disablement is causally linked to service. The War Pensions Scheme considers disablement from radiation linked disease, to include such conditions as certain thyroid and parathyroid diseases, cataracts and malignant disease and cancer. Cancers due to ionising radiation are clinically indistinguishable from those due to any other cause which are common in a population increasing with age. Based on the findings of National Radiological Protection Board (NRPB) reports it is war pensions policy that entitlement is given to any type of leukaemia, other than chronic lymphatic with onset, within 25 years of participation at a nuclear test.
Therefore no estimate has been made of the cost of awarding war pensions to all veterans who might be suffering from a radiation linked disease that has arisen some time after service in nuclear test areas as it might not be linked to that service. The value of a disablement award is determined by the assessed level of all service related disablement, which can be re-assessed if there is subsequent deterioration.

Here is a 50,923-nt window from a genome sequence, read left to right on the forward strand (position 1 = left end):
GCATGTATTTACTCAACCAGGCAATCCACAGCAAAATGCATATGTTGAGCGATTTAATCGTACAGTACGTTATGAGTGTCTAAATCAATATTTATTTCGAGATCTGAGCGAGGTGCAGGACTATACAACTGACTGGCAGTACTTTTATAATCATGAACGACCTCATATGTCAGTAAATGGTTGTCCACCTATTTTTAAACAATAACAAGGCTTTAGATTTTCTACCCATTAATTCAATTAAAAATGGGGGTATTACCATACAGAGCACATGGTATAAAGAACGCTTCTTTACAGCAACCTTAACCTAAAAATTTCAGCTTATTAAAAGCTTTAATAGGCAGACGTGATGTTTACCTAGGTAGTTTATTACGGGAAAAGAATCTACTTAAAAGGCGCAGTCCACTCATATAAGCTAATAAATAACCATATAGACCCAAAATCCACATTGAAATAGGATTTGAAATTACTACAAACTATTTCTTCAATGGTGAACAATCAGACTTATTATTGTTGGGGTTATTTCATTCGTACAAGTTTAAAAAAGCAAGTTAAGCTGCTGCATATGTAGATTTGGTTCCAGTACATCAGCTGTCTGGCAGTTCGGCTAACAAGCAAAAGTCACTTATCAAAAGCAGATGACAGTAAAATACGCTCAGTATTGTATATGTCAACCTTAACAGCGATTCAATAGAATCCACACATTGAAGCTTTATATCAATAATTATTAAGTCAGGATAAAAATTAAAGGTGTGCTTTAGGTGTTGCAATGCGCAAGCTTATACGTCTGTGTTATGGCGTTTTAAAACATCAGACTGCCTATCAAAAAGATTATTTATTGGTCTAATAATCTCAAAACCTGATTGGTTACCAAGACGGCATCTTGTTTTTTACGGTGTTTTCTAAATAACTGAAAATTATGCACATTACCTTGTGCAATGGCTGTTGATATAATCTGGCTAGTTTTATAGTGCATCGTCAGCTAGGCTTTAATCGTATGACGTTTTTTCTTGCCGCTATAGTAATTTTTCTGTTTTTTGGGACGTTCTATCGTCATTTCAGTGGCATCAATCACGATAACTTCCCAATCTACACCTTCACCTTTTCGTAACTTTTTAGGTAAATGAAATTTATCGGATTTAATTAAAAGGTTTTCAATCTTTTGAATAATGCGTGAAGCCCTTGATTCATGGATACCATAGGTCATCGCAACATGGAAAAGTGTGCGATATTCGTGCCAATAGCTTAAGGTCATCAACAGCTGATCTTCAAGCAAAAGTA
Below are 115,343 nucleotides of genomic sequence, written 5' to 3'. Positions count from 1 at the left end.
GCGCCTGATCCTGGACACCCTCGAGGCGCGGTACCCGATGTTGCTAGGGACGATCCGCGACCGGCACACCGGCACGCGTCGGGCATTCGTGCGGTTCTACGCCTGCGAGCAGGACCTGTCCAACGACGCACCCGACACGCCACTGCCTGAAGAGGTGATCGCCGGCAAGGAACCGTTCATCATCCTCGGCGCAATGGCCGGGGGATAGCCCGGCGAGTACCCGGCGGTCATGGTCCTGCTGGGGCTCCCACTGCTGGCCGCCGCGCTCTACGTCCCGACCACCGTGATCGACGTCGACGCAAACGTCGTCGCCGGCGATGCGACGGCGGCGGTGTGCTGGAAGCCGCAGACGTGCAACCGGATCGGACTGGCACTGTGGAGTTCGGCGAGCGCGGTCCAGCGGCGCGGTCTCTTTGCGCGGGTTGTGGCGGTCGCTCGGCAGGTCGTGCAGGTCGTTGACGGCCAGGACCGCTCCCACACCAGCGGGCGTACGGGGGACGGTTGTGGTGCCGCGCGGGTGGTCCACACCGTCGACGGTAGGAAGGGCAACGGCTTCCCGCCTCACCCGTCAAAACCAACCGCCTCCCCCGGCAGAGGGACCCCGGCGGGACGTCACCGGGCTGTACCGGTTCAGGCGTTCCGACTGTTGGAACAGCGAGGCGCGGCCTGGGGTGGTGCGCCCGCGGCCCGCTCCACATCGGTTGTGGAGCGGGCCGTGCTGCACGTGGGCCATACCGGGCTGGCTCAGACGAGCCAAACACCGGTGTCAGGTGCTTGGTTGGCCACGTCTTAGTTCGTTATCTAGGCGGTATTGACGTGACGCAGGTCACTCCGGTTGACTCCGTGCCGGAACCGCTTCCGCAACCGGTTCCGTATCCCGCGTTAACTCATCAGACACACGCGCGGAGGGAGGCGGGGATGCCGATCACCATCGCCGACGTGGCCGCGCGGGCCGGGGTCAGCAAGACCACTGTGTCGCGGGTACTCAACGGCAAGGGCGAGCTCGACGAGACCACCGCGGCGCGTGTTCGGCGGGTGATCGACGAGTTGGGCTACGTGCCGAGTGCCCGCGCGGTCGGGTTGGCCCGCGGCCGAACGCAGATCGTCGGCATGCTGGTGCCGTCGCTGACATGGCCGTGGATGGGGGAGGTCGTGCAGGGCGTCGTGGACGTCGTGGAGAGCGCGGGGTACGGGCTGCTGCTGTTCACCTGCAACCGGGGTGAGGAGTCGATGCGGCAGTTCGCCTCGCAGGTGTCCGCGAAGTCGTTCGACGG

Mr. Davey: To ask the Secretary of State for Defence if he will publish the inventory of nuclear waste created from all the nuclear weapons programmes in the UK, including the submarine fleet; when the inventory was last updated; and what his plans are for updating the inventory. 
Mr. Ingram: The United Kingdom Radioactive Waste Inventory, published periodically by NIREX and DEFRA, contains details of nuclear waste arising from the Defence programme. An electronic copy of the most recent inventory was published on 19 January 2006 and is available in the Library.
Mr. Ingram: All radioactive materials employed in, or arising from, the nuclear weapons programme are either recorded in the United Kingdom Radioactive Waste Inventory or accounted for separately in accordance with statutory requirements.
|Next Section||Index||Home Page|